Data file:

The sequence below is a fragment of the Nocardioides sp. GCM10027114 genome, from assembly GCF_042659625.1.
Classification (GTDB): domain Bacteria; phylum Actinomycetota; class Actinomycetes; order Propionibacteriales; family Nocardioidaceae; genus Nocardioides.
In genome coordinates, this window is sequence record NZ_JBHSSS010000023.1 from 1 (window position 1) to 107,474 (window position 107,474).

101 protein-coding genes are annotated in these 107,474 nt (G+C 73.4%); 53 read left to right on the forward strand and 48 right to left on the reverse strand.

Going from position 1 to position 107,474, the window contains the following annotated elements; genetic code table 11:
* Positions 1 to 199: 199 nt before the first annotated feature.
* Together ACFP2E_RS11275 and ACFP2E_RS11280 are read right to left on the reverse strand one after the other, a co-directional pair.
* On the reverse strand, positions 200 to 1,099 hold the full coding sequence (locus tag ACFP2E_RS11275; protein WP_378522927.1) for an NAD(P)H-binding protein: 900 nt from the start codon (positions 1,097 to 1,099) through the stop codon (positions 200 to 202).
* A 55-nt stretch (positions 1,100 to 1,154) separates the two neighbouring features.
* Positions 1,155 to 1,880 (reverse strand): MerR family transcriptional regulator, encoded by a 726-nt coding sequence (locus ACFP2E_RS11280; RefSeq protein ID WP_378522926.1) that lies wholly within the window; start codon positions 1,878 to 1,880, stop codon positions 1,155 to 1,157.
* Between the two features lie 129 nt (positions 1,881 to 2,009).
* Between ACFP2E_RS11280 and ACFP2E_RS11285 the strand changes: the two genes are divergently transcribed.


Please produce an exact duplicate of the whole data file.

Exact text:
The sequence below is a fragment of the Nocardioides sp. GCM10027114 genome, from assembly GCF_042659625.1.
Classification (GTDB): domain Bacteria; phylum Actinomycetota; class Actinomycetes; order Propionibacteriales; family Nocardioidaceae; genus Nocardioides.
In genome coordinates, this window is sequence record NZ_JBHSSS010000023.1 from 1 (window position 1) to 107,474 (window position 107,474).

101 protein-coding genes are annotated in these 107,474 nt (G+C 73.4%); 53 read left to right on the forward strand and 48 right to left on the reverse strand.

Going from position 1 to position 107,474, the window contains the following annotated elements; genetic code table 11:
* Positions 1 to 199: 199 nt before the first annotated feature.
* Together ACFP2E_RS11275 and ACFP2E_RS11280 are read right to left on the reverse strand one after the other, a co-directional pair.
* On the reverse strand, positions 200 to 1,099 hold the full coding sequence (locus tag ACFP2E_RS11275; protein WP_378522927.1) for an NAD(P)H-binding protein: 900 nt from the start codon (positions 1,097 to 1,099) through the stop codon (positions 200 to 202).
* A 55-nt stretch (positions 1,100 to 1,154) separates the two neighbouring features.
* Positions 1,155 to 1,880 (reverse strand): MerR family transcriptional regulator, encoded by a 726-nt coding sequence (locus ACFP2E_RS11280; RefSeq protein ID WP_378522926.1) that lies wholly within the window; start codon positions 1,878 to 1,880, stop codon positions 1,155 to 1,157.
* Between the two features lie 129 nt (positions 1,881 to 2,009).
* Between ACFP2E_RS11280 and ACFP2E_RS11285 the strand changes: the two genes are divergently transcribed.